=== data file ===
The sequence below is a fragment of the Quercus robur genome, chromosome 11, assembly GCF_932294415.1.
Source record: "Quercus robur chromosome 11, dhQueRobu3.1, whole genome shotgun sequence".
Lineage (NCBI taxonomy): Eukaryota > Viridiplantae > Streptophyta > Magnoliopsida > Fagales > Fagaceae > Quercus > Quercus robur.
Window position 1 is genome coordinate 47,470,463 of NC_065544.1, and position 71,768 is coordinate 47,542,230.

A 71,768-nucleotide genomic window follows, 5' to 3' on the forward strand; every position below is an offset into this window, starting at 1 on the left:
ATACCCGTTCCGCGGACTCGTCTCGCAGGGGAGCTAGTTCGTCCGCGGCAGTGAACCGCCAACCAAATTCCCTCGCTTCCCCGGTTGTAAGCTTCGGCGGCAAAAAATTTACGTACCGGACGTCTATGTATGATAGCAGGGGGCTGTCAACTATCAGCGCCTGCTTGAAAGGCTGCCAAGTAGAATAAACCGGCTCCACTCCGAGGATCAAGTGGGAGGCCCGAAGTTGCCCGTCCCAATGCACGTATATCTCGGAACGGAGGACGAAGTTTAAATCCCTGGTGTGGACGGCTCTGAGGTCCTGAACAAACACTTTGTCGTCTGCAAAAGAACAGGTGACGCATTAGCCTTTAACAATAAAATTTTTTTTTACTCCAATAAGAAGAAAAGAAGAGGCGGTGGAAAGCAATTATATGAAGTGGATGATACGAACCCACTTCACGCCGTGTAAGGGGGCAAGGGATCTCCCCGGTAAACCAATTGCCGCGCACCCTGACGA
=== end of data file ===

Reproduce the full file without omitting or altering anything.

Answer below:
The sequence below is a fragment of the Quercus robur genome, chromosome 11, assembly GCF_932294415.1.
Source record: "Quercus robur chromosome 11, dhQueRobu3.1, whole genome shotgun sequence".
Lineage (NCBI taxonomy): Eukaryota > Viridiplantae > Streptophyta > Magnoliopsida > Fagales > Fagaceae > Quercus > Quercus robur.
Window position 1 is genome coordinate 47,470,463 of NC_065544.1, and position 71,768 is coordinate 47,542,230.

A 71,768-nucleotide genomic window follows, 5' to 3' on the forward strand; every position below is an offset into this window, starting at 1 on the left:
ATACCCGTTCCGCGGACTCGTCTCGCAGGGGAGCTAGTTCGTCCGCGGCAGTGAACCGCCAACCAAATTCCCTCGCTTCCCCGGTTGTAAGCTTCGGCGGCAAAAAATTTACGTACCGGACGTCTATGTATGATAGCAGGGGGCTGTCAACTATCAGCGCCTGCTTGAAAGGCTGCCAAGTAGAATAAACCGGCTCCACTCCGAGGATCAAGTGGGAGGCCCGAAGTTGCCCGTCCCAATGCACGTATATCTCGGAACGGAGGACGAAGTTTAAATCCCTGGTGTGGACGGCTCTGAGGTCCTGAACAAACACTTTGTCGTCTGCAAAAGAACAGGTGACGCATTAGCCTTTAACAATAAAATTTTTTTTTACTCCAATAAGAAGAAAAGAAGAGGCGGTGGAAAGCAATTATATGAAGTGGATGATACGAACCCACTTCACGCCGTGTAAGGGGGCAAGGGATCTCCCCGGTAAACCAATTGCCGCGCACCCTGACGA